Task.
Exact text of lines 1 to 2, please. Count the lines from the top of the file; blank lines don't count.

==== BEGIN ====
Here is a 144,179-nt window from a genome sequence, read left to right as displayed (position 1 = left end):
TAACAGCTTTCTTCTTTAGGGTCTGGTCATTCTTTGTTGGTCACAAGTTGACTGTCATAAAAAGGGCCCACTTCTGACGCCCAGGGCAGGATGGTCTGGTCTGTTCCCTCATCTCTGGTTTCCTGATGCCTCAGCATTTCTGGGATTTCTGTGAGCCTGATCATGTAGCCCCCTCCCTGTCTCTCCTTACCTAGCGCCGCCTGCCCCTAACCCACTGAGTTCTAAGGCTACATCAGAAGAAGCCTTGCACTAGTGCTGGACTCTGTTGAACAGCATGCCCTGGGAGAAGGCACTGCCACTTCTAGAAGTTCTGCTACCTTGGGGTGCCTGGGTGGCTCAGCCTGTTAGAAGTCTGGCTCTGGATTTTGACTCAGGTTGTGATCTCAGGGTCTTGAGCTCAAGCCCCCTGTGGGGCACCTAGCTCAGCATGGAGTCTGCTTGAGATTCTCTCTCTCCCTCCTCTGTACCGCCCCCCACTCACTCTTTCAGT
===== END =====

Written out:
Here is a 144,179-nt window from a genome sequence, read left to right as displayed (position 1 = left end):
TAACAGCTTTCTTCTTTAGGGTCTGGTCATTCTTTGTTGGTCACAAGTTGACTGTCATAAAAAGGGCCCACTTCTGACGCCCAGGGCAGGATGGTCTGGTCTGTTCCCTCATCTCTGGTTTCCTGATGCCTCAGCATTTCTGGGATTTCTGTGAGCCTGATCATGTAGCCCCCTCCCTGTCTCTCCTTACCTAGCGCCGCCTGCCCCTAACCCACTGAGTTCTAAGGCTACATCAGAAGAAGCCTTGCACTAGTGCTGGACTCTGTTGAACAGCATGCCCTGGGAGAAGGCACTGCCACTTCTAGAAGTTCTGCTACCTTGGGGTGCCTGGGTGGCTCAGCCTGTTAGAAGTCTGGCTCTGGATTTTGACTCAGGTTGTGATCTCAGGGTCTTGAGCTCAAGCCCCCTGTGGGGCACCTAGCTCAGCATGGAGTCTGCTTGAGATTCTCTCTCTCCCTCCTCTGTACCGCCCCCCACTCACTCTTTCAGT